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How we predicted S&P’s shock upgrade of major bank hybrids to investment-grade

Today I explain why most global high yield bonds are really just equity risk, with similar volatility and maximum 40% losses, while also lifting the lid on one of our most complex and bold predictions: the shock Standard & Poor’s upgrade yesterday of the major banks’ hybrids from their previous BB+ “high yield” rating to the all-important BBB- “investment grade” band that will likely fuel large institutional allocations. This is a very complicated forecast that we have been vocal in highligting for a number of years now, which was itself predicated on a range of sophisticated predictions that we had uniquely originated (ie, I don’t know of any other analysts globally who shared this consortium of projections). To read the full column, click here or AFR subs can click here. The final image below is from a presentation I gave this week emphasising that we were calling the hybrid upgrade. Excerpt enclosed:

So are some high yield bonds just equities in disguise? We can address this question by comparing the Bloomberg Barclays Global High Yield Total Return Index, which is a flagship measure for the sector, to Aussie shares (plus dividends). My table shows high yield bond returns with fixed-rate duration risk embedded in them, and in “floating-rate” format with the duration hazards hedged out.

Let’s start by focussing on the floating-rate US dollar exposure, because it abstracts away from both the currency hedging and duration impacts. In US dollars, global high yield has delivered exactly the same 5.8 per cent annual return as Aussie shares since January 2007, which captures the impact of the GFC. If you adjusted for franking credits, Aussie shares would outperform on a post-tax basis. The 11 per cent annual return volatility of global high yield is also surprisingly similar to the 13.5 per cent volatility of Aussie shares. If you add-in the historic Aussie dollar currency hedging benefit, high yield outperforms before franking considerations (although hedging is now a 1 per cent annual cost). Throw in interest rate duration risk, and you get another 1.5 per cent annually as long-term yields have fallen.

Volatility is but only one measure of risk. We prefer to look at the worst losses. Global high yield bonds actually have a larger worst monthly loss of 18 per cent relative to Aussie shares’ worst monthly draw-down of 14 per cent. Another risk metric is the peak-to-trough loss. Here again floating-rate global high yield in US dollars is similar to equities with a maximum 42 per cent loss during the GFC versus the 48 per cent loss suffered by listed shares.

This analysis suggests global high yield has a similar risk and return profile to shares. One difference is liquidity. It is easier to buy and sell shares on an exchange than it is to exit over-the-counter sub-investment grade bonds. One alternative is simply to buy high-yielding defensive equities…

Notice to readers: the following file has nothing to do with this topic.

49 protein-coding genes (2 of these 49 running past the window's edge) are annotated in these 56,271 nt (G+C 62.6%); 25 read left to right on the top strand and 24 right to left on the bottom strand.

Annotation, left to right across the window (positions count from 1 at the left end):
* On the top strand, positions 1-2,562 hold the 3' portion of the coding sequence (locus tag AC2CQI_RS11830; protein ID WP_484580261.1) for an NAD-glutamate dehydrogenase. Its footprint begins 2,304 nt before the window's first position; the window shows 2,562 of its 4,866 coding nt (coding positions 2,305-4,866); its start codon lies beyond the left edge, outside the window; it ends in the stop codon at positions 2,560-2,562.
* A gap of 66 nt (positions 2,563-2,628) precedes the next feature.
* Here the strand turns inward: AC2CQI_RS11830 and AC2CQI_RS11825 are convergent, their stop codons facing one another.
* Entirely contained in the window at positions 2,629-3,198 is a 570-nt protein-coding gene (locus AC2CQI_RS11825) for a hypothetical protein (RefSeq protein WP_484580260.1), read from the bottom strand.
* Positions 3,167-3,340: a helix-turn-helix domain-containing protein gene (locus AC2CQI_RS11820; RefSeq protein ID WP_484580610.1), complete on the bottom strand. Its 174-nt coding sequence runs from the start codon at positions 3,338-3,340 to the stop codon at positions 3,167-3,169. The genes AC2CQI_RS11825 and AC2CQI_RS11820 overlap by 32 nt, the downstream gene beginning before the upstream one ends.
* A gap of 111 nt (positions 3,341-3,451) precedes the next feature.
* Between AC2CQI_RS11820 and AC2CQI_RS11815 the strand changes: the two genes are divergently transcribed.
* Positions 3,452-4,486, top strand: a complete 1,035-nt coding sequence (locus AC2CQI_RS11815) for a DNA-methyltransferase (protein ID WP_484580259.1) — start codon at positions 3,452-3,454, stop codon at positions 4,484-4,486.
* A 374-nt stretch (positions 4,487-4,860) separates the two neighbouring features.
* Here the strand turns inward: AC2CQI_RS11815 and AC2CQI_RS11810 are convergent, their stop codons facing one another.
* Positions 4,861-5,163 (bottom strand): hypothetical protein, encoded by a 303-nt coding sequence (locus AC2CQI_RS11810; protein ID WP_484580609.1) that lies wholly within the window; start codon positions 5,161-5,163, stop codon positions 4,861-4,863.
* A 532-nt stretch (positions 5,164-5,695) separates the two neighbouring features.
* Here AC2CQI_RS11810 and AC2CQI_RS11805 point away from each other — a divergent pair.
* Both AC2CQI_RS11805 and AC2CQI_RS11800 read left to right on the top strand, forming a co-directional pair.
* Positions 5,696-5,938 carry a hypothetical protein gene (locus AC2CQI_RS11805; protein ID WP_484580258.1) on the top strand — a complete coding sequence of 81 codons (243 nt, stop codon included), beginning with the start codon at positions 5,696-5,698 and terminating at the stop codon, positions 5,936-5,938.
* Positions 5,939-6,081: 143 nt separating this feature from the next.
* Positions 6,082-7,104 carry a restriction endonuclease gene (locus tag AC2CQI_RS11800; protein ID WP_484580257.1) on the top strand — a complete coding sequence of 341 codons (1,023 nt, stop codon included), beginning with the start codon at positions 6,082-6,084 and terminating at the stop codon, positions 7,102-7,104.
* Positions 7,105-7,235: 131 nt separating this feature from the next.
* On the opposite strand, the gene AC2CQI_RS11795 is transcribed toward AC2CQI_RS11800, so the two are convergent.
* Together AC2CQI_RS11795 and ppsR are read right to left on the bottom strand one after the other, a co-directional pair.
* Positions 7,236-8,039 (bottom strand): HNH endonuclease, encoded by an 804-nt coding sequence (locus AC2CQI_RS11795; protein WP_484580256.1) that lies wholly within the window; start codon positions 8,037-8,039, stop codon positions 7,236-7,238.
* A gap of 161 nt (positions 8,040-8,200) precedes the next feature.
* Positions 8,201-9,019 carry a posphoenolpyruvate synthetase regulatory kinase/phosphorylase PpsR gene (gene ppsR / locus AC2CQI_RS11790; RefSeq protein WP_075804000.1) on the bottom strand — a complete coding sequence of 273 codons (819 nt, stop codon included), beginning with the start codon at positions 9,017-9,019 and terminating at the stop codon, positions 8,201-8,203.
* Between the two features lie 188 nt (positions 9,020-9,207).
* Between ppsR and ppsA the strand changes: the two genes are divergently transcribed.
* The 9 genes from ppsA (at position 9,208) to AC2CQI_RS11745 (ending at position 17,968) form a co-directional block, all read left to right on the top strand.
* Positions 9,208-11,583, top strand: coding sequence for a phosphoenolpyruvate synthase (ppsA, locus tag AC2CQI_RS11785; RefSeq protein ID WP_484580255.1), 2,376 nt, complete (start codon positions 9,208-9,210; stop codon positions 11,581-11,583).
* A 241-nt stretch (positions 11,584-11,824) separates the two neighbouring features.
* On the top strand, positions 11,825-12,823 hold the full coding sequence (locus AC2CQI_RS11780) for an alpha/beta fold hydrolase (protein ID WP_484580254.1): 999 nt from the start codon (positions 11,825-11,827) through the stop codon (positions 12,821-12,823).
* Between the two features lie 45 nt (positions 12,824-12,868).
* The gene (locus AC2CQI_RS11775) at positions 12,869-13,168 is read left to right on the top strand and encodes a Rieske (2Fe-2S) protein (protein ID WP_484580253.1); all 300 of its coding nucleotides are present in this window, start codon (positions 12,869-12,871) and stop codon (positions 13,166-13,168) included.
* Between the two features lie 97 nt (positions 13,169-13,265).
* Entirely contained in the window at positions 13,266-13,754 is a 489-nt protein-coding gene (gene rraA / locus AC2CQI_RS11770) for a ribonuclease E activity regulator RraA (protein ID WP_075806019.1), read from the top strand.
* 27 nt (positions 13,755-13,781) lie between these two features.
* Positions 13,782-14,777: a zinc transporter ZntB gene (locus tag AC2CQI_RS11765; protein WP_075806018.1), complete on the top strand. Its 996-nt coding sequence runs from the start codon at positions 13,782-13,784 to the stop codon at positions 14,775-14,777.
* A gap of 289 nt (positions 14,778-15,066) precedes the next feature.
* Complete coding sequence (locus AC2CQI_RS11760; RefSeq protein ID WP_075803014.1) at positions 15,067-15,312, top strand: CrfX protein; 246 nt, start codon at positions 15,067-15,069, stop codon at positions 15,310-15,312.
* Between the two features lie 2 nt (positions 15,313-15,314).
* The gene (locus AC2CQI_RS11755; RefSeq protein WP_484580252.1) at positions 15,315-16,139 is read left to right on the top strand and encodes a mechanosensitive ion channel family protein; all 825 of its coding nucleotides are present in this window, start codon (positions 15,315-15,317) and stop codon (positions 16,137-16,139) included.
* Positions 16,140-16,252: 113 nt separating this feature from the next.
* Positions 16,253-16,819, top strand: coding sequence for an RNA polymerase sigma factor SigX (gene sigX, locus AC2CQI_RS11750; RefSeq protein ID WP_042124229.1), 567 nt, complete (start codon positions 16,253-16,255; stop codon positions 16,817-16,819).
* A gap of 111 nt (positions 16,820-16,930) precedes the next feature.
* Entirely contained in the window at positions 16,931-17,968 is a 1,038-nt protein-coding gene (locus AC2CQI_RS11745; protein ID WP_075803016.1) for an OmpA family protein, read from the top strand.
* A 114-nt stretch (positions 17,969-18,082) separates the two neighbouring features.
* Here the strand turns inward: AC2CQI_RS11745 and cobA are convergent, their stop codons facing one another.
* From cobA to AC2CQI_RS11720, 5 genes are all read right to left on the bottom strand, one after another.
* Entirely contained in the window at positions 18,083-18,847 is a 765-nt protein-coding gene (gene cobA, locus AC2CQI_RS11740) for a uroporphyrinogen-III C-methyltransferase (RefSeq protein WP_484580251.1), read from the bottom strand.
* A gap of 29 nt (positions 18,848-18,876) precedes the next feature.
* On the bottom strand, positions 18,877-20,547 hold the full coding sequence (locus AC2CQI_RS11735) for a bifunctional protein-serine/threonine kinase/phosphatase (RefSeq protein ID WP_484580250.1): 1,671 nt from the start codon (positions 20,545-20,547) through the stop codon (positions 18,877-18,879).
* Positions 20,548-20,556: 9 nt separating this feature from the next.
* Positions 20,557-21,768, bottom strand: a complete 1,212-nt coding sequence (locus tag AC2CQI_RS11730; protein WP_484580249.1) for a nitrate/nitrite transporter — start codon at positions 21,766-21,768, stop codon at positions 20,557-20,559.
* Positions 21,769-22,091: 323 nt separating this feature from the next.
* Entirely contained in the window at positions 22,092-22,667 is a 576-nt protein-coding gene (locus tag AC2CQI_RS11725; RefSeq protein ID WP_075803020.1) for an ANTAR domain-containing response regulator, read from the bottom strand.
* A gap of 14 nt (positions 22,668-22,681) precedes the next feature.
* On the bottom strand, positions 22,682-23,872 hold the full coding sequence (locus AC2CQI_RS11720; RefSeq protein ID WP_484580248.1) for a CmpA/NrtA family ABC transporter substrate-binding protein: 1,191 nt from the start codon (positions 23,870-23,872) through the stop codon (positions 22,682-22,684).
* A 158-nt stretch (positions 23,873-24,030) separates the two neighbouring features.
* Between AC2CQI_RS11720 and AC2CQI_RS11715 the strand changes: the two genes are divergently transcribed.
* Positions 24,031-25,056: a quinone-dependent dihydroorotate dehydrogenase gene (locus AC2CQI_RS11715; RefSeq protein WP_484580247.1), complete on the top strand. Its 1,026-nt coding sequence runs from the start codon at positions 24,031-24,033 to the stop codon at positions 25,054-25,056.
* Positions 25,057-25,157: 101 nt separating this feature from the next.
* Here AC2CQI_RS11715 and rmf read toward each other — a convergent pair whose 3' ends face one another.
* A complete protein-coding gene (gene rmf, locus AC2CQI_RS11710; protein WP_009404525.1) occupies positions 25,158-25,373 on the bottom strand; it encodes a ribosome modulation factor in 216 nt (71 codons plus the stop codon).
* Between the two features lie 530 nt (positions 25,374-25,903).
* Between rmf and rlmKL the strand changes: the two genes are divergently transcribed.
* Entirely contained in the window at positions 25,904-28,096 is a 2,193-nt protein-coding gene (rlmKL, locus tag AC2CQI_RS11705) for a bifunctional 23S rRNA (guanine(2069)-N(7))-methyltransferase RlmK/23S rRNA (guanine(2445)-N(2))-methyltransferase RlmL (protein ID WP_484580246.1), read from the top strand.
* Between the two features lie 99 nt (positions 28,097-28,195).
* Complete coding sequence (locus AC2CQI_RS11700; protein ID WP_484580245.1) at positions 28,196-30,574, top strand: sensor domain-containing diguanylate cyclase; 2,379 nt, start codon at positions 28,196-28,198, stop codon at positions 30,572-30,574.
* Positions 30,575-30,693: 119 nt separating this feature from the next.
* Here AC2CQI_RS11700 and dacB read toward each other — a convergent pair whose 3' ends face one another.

An obvious question is how listed hybrids fit into this mix. Between 2007 and 2019, ASX hybrids have had half the return volatility of the global high yield index. Their worst monthly losses have also been about half that of high yield (peak-to-trough losses were likewise smaller). Performance has been similar, with the ASX hybrid index’s 6.6 per cent annual return over the last five years beating global high yield with and without duration risk. This is despite the fact that major bank hybrids have substantially superior credit ratings to most high yield bonds. Indeed, on Thursday Standard & Poor’s sensationally upgraded major bank hybrids from a “high yield” BB+ credit rating to the all-important “investment grade” band (via a BBB- rating), satisfying one of our boldest predictions.

Since July 2017 I’ve repeatedly forecast that S&P would upgrade the major banks’ hybrid and subordinated bond ratings, which is the outworking of a complex sequence of subsidiary projections. (We don’t know any other analysts who shared this view.)

The logic is as follows. First, in 2017 we predicted that the federal budget would return to surplus years ahead of S&P’s and the market’s expectations, removing a key economic risk. In April 2017 we also forecast that the housing boom would turn into an orderly 10 per cent correction, mitigating Australia’s biggest financial stability hazard. Both these events came to pass. Finally, in April 2019 we were the first to call the sharp recovery in house prices, which is playing out.

The coalescing of these predictions informed our conviction that S&P would upgrade Australia’s “economic risk score”, which it downgraded in May 2017 on housing bubble fears. This has the consequence of reducing the risk-weightings S&P assumes when estimating the major banks’ “risk-adjusted capital” (RAC) ratios, which in turn boosts them above a critical 10 per cent threshold.

APRA’s boss Wayne Byres had previously stated that securing RAC ratios over 10 per cent was a valuable goal for the big banks, because it would lift their stand-alone credit profiles (SACPs) from “a-” to “a”. (When we aired this possibility with the banks many months prior, they laughed at us.)

The higher SACP automatically raises the credit ratings on the major banks’ hybrids and subordinated bonds by one notch (hybrids go to BBB- while sub debt jumps to BBB+). It also reduces the government support assumption underpinning the majors’ AA- senior bond ratings from three notches to two, which is positive for these assets.

Credit for these outcomes can be attributed to prudent fiscal policy, the 2015 resolution of both the government and APRA to force the banks to effectively halve their risk-weighted leverage, and APRA’s efforts since 2014 to thwart housing bubble risks by requiring banks to lend much more carefully.

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